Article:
Several times did our traveler stop to gaze on that
immovable form. A feeling of superstition came over him
when he saw that not the smallest motion, nor relief of
limb or attitude, was made for the ten minutes that his eye
had rested on the singular and strange object. At he drew
nearer, however, the outlines became more and more
distinct, and he fancied that the form was actually naked.
Then the truth became apparent: it was a native of the
forest, in his summer garb, who had thrown aside his
blanket, and stood in his leggings, naked. Phidias could not
have cut in stone a more faultless form; for active,
healthful youth had given to it the free and noble air of
manly but modest independence.

{Phidias = a very famous Greek sculptor of the 5th
century B.C.}

"Sago," said Fuller, drawing near to the young Indian, who
did not betray surprise or emotion of any sort, as the
stranger's foot-fall came unexpectedly on his ear, using
the salutation of convention, as it is so generally practiced
between the two races. The Indian threw forward an arm
with dignity, but maintained his erect and otherwise
immovable attitude.

{Sago = a term of greeting, as Cooper believed, among
American Indians}

"Oneida?" demanded Fuller, while he doubted if any young
warrior of that half-subdued tribe could retain so
completely the air and mien of the great forests and
distant prairies.

"Seneca," was the simple answer. The word was uttered in
a tone so low and melancholy that it sounded like
saddened music. Nothing that Fuller had ever before heard
conveyed so much meaning so simply, and in so few
syllables. It illuminated the long vista of the past, and cast
a gloomy shadow into that of the future, alluding to a
people driven from their haunts, never to find another
resting-place on earth. That this young warrior so meant to
express himself--not in an abject attempt to extort
sympathy, but in the noble simplicity of a heart depressed
by the fall of his race--Fuller could not doubt; and every
generous feeling of his soul was enlisted in behalf of this
young Indian.

"Seneca," he repeated slowly, dropping his voice to
something like the soft, deep tones of the other; "then you
are in your own country, here?"

"My country," answered the red man, coldly, "no; my
FATHER'S country, yes."

His English was good, denoting more than a common
education, though it had a slightly foreign or peculiar
accent. The intonations of his voice were decidedly those of
the Indian.

"You have come to visit the land of your fathers?"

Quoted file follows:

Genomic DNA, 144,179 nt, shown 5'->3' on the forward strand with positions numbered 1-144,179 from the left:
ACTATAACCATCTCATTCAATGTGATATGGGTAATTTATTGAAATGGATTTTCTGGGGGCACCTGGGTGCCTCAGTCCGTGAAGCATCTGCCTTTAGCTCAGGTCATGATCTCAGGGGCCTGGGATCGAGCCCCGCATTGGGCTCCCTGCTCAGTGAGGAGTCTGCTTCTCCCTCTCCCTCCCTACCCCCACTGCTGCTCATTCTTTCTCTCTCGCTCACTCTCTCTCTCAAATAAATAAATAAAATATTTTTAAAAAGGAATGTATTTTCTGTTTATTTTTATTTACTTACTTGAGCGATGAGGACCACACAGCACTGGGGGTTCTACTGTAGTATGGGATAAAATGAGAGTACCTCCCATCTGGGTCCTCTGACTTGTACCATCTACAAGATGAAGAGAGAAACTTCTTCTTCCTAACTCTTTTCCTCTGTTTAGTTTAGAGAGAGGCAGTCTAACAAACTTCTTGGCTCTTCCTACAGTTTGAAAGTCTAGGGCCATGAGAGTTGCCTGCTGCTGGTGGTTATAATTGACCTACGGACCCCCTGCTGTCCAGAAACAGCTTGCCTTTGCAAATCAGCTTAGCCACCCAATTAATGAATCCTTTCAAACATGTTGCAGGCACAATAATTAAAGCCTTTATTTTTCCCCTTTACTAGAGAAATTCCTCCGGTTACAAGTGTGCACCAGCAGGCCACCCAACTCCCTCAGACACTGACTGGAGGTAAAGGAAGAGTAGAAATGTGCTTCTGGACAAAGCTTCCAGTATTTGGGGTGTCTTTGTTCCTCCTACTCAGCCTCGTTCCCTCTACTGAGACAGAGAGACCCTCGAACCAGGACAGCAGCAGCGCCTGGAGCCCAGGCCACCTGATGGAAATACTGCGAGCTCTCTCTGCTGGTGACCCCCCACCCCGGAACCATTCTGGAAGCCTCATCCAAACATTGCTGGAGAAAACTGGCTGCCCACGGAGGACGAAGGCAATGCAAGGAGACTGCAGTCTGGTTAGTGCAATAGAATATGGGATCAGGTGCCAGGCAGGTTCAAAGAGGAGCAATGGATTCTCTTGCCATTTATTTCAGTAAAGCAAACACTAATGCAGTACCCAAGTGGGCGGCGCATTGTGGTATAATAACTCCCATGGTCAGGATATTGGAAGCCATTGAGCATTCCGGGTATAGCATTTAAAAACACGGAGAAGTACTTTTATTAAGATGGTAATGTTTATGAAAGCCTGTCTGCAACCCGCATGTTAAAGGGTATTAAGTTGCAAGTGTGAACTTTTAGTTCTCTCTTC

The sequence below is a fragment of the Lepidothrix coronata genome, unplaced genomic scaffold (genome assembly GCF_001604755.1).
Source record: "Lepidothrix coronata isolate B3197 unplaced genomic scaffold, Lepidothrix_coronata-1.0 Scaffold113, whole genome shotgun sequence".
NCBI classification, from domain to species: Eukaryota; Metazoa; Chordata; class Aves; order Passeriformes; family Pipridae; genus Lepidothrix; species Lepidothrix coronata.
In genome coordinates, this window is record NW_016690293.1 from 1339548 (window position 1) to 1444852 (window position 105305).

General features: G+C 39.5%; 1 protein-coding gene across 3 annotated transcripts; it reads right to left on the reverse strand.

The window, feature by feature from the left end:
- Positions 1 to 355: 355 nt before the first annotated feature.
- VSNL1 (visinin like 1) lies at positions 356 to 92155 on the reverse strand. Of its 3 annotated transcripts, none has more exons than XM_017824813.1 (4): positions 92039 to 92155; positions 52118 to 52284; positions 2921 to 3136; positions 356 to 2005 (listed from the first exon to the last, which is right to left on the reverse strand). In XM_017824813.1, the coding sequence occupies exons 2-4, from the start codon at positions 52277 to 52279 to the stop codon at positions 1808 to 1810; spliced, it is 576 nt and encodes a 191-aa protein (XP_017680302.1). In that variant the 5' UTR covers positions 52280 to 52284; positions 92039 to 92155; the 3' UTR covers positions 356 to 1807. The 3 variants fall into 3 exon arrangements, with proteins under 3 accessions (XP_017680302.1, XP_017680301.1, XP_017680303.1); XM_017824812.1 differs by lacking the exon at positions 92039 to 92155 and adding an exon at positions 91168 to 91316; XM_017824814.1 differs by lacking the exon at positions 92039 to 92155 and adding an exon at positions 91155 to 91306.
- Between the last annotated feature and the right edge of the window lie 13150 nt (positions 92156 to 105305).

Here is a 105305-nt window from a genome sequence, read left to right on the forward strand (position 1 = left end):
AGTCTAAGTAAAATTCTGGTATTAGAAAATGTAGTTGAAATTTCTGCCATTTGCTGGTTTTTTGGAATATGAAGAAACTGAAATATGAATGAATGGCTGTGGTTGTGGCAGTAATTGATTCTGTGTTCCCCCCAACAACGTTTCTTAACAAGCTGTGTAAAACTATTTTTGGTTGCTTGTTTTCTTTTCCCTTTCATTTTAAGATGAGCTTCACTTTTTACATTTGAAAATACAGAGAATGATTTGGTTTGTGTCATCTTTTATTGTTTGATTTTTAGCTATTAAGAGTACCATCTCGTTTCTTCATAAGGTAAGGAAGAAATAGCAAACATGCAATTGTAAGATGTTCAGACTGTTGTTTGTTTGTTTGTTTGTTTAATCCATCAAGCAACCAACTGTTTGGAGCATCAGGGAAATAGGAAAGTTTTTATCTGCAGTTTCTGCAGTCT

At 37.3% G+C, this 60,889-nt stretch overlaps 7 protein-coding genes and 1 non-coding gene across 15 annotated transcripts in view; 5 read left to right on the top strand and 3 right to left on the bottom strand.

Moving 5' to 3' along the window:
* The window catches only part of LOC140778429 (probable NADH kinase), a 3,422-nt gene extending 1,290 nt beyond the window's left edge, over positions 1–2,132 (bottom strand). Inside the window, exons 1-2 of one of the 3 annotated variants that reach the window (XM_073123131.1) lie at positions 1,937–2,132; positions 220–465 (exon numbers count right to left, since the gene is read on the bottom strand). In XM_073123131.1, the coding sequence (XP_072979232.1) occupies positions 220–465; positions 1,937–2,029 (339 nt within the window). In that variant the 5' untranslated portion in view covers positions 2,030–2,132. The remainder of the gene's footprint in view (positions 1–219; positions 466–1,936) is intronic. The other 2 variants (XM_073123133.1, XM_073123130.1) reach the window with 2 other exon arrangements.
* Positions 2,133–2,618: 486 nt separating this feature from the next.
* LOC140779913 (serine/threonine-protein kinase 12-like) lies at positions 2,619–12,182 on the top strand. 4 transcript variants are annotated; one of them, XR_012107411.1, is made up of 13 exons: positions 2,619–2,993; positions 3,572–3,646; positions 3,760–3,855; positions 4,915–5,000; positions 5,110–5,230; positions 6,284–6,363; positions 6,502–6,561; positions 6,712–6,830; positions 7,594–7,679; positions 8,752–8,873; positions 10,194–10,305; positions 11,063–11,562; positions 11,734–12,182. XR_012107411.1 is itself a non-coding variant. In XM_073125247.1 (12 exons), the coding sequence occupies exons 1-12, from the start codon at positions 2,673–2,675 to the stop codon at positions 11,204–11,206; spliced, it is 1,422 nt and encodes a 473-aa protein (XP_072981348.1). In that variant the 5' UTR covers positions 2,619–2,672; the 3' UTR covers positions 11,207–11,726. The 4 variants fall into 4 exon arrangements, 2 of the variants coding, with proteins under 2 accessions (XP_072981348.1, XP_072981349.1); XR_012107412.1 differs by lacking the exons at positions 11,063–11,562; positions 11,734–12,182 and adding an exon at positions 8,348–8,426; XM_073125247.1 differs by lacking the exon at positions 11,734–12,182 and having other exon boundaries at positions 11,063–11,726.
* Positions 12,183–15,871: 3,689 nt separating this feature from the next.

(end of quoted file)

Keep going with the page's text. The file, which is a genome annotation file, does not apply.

A slight wave of the hand was the reply. All this time the
young Seneca kept his eye fastened in one direction,
apparently regarding some object in the lake. Fuller could
see nothing to attract this nearly riveted gaze, though
curiosity induced him to make the effort.

"You admire this sheet of water, by the earnest manner in
which you look upon it?" observed Fuller.

"See!" exclaimed the Indian, motioning toward a point
near a mile distant. "He moves! may be he will come

"Moves! I see nothing but land, water, and sky. What

"The Swimming Seneca. For a thousand winters he is to
swim in the waters of this lake. Such is the tradition of my
people. Five hundred winters are gone by since he was
thrown into the lake; five hundred more must come before
he will sink. The curse of the Manitou is on him. Fire will
not burn him; water will not swallow him up; the fish will
not go near him; even the accursed axe of the settler can
not cut him into chips! There he floats, and must float,
until his time is finished!"

{Swimming Seneca = though I have been unable to
discover any genuine Native American origin for this
legend, a detailed variation of it can be found in a poem,
"Outalissa", by Rev. Ralph Hoyt, published in "Sketches by
Rev. Hoyt, Vol. VIII" (New York. C. Shepard, n.d. [ca.
1848] (the Geneva College library copy of which is
inscribed "DeLancey" and may have belonged to the family
of Cooper's brother-in-law, Episcopal Bishop of Western
New York William Heathcote De Lancey (1797-1865), who
lived in Geneva)--a somewhat different version forms the
Geneva (Hobart) College student legend of Chief
Agayentha or "The Floating Chief."}

"You must mean the 'Wandering. Jew?' "

"So the pale-faces call him; but he was never a Jew. 'Tis a
chief of the Senecas, thrown into the lake by the Great
Spirit, for his bad conduct. Whenever he tries to get upon
the land, the Spirit speaks to him from the caves below,
and he obeys."

"THAT must mean the 'Lake Gun?' "

"So the pale-faces call it. It is not strange that the names
of the red man and of the pale-faces should differ."

"The races are not the same, and each has its own
traditions. I wish to hear what the Senecas say about this
floating tree; but first have the goodness to point it out to

The young Indian did as Fuller requested. Aided by the
keener vision of the red man, our traveler at length got a
glimpse of a distant speck on the water, which his
companion assured him was the object of their mutual
search. He himself had been looking for the "Jew" a week,
but had asked no assistance from others, relying on the
keenness of his sight and the accuracy of his traditions.
That very morning he had first discovered the speck on the
water, which he now pointed out to his companion.

"You think, then, that yonder object is the 'Wandering
Jew?' " asked Fuller.

"It is the Swimming Seneca. Five hundred winters has he
been obliged to keep in the chilled waters of the lake; in
five hundred more the Manitou will let him rest on its

"What was the offense that has drawn down upon this
chief so severe a punishment?"

"Listen to our traditions, and you shall know. When the
Great Spirit created man, He gave him laws to obey, and
duties to perform--"

"Excuse me, Seneca, but your language is so good that I